By Esther Yu-Hsi Lee


At immigration court hearings, young children clutching teddy bears for comfort have been known to face off against trained government lawyers to prove that they deserve a chance to stay in the country. As with all immigrants appearing before judges, these children are not entitled to a public defender — and though some children are lucky enough to obtain pro bono lawyers, only about one-third are represented by counsel.

That’s why Democratic senators are hoping to fill the void in legal representation by introducing the “Fair Day in Court for Kids Act of 2016,” a bill that aims to expand legal access for asylum-seeking immigrants and children in deportation proceedings.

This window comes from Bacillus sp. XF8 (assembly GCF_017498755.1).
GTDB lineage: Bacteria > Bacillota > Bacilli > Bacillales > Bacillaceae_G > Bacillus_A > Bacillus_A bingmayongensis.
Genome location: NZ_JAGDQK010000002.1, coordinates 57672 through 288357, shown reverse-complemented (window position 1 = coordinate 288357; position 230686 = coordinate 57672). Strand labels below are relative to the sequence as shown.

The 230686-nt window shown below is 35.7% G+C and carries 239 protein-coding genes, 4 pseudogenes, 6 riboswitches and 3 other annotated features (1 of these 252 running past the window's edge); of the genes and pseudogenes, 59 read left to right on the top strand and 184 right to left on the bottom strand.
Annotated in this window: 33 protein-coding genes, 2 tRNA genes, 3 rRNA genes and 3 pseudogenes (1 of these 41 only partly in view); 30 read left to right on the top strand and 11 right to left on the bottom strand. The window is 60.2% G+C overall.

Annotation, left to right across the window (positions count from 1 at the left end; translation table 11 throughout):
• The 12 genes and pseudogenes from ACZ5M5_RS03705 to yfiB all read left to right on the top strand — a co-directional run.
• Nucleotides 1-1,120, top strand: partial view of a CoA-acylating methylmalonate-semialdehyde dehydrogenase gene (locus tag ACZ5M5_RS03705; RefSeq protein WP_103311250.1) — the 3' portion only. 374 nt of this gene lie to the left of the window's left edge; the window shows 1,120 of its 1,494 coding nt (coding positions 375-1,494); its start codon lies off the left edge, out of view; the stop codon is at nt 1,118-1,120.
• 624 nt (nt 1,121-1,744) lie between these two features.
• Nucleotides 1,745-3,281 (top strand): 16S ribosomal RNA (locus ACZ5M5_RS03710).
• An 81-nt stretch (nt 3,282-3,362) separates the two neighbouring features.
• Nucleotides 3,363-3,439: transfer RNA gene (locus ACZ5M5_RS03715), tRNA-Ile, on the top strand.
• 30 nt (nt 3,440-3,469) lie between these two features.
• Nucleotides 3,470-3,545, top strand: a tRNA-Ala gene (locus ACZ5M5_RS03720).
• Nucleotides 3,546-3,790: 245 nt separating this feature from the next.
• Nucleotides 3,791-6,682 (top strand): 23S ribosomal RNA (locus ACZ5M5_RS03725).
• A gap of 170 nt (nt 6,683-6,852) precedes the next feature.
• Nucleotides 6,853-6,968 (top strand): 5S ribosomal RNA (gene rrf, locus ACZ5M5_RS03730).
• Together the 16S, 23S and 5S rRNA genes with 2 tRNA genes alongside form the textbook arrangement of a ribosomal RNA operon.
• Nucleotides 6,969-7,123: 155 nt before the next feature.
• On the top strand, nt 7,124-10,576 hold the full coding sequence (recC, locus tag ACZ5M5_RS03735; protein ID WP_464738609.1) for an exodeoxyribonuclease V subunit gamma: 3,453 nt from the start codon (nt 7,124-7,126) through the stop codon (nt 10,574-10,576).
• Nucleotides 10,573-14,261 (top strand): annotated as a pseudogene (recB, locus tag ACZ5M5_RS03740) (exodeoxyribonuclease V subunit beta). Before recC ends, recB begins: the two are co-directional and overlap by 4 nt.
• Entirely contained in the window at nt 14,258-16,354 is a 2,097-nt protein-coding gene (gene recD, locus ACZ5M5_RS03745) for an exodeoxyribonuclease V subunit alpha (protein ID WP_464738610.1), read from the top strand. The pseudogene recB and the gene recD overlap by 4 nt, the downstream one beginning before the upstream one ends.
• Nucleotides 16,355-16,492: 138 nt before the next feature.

“We know that having a competent attorney can make the difference between life and death,” Joanne Lin, American Civil Liberties Union legislative counsel, said in a press statement. “The ACLU urges Congress to swiftly pass this measure to ensure due process and fairness for children and families fleeing persecution and brutal violence.”

The bill would require the appointment …

Read More